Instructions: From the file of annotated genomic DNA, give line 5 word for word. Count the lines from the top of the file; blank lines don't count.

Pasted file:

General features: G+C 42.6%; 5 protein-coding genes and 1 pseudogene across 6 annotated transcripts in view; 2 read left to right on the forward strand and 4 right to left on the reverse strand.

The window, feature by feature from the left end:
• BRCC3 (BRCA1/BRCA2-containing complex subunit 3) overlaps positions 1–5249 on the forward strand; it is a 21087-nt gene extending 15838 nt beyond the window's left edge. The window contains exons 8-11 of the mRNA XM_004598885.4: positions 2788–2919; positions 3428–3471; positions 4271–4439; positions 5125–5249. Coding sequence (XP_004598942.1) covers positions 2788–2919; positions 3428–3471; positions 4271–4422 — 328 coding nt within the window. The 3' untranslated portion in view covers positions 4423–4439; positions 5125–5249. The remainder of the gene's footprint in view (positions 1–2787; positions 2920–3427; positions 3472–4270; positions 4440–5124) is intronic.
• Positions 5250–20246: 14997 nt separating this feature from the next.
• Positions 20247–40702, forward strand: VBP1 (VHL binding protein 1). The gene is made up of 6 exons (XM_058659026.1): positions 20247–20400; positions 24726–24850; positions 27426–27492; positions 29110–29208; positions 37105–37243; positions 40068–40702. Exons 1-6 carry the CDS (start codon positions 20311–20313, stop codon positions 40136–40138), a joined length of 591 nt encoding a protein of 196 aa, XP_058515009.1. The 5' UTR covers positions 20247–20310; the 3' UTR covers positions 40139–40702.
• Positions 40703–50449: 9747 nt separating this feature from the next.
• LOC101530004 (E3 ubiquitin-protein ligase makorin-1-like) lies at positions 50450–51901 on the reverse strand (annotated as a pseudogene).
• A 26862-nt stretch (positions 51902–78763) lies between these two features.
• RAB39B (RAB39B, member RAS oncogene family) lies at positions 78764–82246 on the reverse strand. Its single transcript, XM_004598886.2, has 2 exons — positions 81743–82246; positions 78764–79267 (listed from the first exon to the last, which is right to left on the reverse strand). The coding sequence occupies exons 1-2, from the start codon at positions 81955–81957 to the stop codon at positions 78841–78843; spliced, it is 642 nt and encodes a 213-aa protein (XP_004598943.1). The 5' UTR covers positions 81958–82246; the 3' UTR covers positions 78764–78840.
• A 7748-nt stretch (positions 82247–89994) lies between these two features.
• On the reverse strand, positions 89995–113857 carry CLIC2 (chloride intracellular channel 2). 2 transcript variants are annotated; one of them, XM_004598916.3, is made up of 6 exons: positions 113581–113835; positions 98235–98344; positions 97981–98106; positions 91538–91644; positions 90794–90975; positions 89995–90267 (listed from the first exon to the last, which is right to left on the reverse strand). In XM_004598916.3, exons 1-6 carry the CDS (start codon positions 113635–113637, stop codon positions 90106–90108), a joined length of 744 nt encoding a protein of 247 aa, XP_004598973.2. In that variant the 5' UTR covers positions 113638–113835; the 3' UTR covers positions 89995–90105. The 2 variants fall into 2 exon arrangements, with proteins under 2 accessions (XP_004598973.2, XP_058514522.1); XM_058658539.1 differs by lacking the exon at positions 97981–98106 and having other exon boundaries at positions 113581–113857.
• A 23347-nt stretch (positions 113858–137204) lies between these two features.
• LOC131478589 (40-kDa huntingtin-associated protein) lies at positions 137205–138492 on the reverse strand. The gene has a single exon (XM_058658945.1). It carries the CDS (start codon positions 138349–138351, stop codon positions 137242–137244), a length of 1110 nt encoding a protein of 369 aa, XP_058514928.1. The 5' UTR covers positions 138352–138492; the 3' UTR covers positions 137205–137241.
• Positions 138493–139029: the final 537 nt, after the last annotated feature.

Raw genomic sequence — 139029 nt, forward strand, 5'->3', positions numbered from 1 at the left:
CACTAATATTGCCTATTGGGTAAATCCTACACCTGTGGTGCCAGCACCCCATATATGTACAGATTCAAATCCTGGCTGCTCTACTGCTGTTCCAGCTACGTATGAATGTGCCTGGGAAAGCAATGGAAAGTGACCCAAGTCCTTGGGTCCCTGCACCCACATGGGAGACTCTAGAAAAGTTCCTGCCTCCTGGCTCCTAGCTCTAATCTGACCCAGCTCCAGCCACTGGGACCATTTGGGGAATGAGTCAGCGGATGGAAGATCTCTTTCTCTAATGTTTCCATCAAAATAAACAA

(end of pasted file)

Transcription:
• Positions 20247–40702, forward strand: VBP1 (VHL binding protein 1). The gene is made up of 6 exons (XM_058659026.1): positions 20247–20400; positions 24726–24850; positions 27426–27492; positions 29110–29208; positions 37105–37243; positions 40068–40702. Exons 1-6 carry the CDS (start codon positions 20311–20313, stop codon positions 40136–40138), a joined length of 591 nt encoding a protein of 196 aa, XP_058515009.1. The 5' UTR covers positions 20247–20310; the 3' UTR covers positions 40139–40702.